Printable Calendar tool

Here’s a little thing I just found (I have lots of silly bits of code like this kicking around) :

Printable Calendar

Generate a calendar in a strip layout, suitable for printing, with lots of space for writing notes next to each date.

I originally did this as a visual basic word macro, then later as this php script.

I used to use this to do big calendar printouts to help with family logistics, usually at this time of year, covering the months around Christmas. That’s back when we four kids were all home for Christmas in Yorkshire, all with our own overlapping plans. Nowadays we might do a shared google calendar instead, but I remember the scrawlings all over the calendar wall used to be quite fun.

A tech manifesto from 2007

I’ve just been tidying some old content on this website, which I’d written just over 10 years ago now. Back then I wrote a kind of tech manifesto, or at least a collection of various broad thoughts of tech and the IT industry I was working in at the time. I haven’t worked as an enterprise integration consultant since 2009, and some of it is out-of-date in various other ways. Some of it feels like it’s noticeably coming from my naive younger self.

  • I hate the word “geek”. I don’t really hate the word of course, and that’s not the point I was trying to make. I stand by the idea that we should always work to close the separation between “geeks” and “normal people”. The march of technological progress does this for us of course. If I think back to 2007, the internet was actually a lot less mainstream. Fewer people with broadband at home (including me!). Fewer people required to use the internet or even computers as part of their work. It used to be that “geeks” were people who knew how to use computers and were super savvy with the internet. Nowadays that’s everyone. My 2 year old son is already getting the hang of it! Nowadays I see an interesting push to get more people from more diverse backgrounds to learn to code.

  • It’s a people thing was a piece complaining that clients should discuss high level requirements rather than skipping ahead to designing a solution. This is an accepted anti-waterfall principle rolled into “agile” these days. Perhaps it goes without saying, …except it’s still a common mistake. I recall a few occasions since writing that, when I’ve worked on projects which jumped to discussing a technical solution before getting a high level view of problems we were solving.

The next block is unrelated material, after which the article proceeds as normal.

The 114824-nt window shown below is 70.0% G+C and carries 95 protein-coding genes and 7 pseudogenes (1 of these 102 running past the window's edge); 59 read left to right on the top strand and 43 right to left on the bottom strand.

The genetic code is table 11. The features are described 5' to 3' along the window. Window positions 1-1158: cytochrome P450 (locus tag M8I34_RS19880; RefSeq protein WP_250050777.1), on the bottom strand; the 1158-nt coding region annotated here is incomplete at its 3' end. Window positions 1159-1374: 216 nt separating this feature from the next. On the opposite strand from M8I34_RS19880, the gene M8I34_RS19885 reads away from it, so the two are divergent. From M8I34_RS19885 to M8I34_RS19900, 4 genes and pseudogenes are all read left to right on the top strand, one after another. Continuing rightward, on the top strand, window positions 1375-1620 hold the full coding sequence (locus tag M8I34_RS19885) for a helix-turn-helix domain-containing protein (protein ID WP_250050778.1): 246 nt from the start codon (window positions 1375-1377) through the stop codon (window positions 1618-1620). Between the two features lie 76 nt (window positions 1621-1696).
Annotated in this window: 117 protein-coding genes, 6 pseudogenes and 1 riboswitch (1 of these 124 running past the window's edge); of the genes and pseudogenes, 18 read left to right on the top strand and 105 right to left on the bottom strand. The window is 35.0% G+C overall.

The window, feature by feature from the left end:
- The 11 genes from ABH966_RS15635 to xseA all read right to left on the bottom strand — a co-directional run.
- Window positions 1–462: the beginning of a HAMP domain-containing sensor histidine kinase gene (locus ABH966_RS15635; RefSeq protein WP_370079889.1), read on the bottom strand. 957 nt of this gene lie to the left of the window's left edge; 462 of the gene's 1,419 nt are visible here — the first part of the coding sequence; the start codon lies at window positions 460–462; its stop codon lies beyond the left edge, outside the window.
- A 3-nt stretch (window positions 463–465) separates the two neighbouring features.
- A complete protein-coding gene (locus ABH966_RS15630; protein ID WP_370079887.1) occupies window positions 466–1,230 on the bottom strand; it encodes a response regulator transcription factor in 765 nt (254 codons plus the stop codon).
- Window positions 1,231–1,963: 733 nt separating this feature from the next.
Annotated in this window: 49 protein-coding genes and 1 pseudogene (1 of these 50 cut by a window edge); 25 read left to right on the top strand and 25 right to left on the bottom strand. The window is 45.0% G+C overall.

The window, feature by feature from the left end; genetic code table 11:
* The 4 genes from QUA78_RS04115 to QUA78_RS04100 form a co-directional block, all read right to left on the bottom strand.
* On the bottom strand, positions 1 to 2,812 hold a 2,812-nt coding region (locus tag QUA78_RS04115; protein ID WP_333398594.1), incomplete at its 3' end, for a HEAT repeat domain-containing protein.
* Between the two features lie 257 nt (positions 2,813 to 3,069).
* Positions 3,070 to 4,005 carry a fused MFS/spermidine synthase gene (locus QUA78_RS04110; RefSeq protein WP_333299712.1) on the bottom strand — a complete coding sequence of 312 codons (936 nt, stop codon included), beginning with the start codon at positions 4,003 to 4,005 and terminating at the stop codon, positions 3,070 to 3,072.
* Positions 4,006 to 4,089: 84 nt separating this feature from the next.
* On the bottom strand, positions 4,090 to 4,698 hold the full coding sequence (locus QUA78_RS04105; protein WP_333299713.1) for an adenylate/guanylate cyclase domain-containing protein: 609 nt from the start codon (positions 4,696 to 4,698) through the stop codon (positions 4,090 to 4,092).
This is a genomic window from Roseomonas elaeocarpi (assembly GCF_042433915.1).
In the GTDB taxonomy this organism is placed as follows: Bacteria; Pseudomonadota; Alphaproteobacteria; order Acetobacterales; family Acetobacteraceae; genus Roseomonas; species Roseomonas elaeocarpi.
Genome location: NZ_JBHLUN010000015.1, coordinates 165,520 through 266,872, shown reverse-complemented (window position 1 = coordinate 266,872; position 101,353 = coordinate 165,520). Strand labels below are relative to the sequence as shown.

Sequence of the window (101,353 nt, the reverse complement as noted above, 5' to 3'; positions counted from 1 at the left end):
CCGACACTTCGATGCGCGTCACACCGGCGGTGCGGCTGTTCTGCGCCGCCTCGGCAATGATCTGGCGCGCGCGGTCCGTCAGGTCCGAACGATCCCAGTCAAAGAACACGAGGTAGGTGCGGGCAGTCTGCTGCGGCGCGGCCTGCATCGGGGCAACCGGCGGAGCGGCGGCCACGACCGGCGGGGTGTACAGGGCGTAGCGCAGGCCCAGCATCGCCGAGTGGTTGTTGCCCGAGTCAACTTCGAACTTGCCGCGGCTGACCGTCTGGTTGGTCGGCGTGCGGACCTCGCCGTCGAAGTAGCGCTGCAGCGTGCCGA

I also talked about user interface design. I think I had a bit of a bee in my bonnet about the project I was on at the time, but I do remember leaving that particular project with great satisfaction at having implemented some of the UI ideas despite initially having them shot down. Since then there has been a couple of times where I’ve found myself surprised by colleagues’ failure to see obvious UI improvements. It makes me wonder whether user interface design is a talent I’ve not really appreciated within myself. Maybe I should do more of that kind of work.

  • With IT project politics, I was talking in general terms, but really I was bearing my soul about some frustrations with my consulting job. Some of the assignments with Green Hat Consulting involved parachuting into a pretty hostile environment. When I quit that industry and went to work in a more fresh funky start-up I left the politics behind on the whole, but of course you never really escape that kind of thing completely. I guess the golden rule I still have to remind myself of would be: work with people you like (and if you don’t, leave, because life’s too short)

  • Maintainable Software. Maybe I had a fairly simplistic view of what makes good software back then, but I think I was just glossing over the details. Obviously there’s a whole universe of coding best practices which make code maintainable, beyond “comments and meaningful variable names”. In fact comments are bad …sometimes. I think keeping up with recommendations and knowing which wisdom to follow and which to discard may be the real skill. Being an “opinionated coder”, and taking pride in your craft. In any case, I’m sure I was correct in saying that most developers consider their own code to be good code. …and I still didn’t learn to drive!